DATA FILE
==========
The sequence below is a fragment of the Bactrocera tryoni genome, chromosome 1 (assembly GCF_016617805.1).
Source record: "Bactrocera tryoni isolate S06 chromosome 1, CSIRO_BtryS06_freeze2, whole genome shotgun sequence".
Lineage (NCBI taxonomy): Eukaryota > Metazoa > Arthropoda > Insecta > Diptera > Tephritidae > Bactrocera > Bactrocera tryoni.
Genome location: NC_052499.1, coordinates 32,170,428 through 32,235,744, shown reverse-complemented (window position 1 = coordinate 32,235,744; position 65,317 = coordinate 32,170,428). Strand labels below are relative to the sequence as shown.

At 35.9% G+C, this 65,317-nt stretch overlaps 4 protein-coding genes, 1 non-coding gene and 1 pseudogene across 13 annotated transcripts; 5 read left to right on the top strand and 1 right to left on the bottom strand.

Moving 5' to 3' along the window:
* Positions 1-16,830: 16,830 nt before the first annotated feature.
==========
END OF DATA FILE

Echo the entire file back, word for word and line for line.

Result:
The sequence below is a fragment of the Bactrocera tryoni genome, chromosome 1 (assembly GCF_016617805.1).
Source record: "Bactrocera tryoni isolate S06 chromosome 1, CSIRO_BtryS06_freeze2, whole genome shotgun sequence".
Lineage (NCBI taxonomy): Eukaryota > Metazoa > Arthropoda > Insecta > Diptera > Tephritidae > Bactrocera > Bactrocera tryoni.
Genome location: NC_052499.1, coordinates 32,170,428 through 32,235,744, shown reverse-complemented (window position 1 = coordinate 32,235,744; position 65,317 = coordinate 32,170,428). Strand labels below are relative to the sequence as shown.

At 35.9% G+C, this 65,317-nt stretch overlaps 4 protein-coding genes, 1 non-coding gene and 1 pseudogene across 13 annotated transcripts; 5 read left to right on the top strand and 1 right to left on the bottom strand.

Moving 5' to 3' along the window:
* Positions 1-16,830: 16,830 nt before the first annotated feature.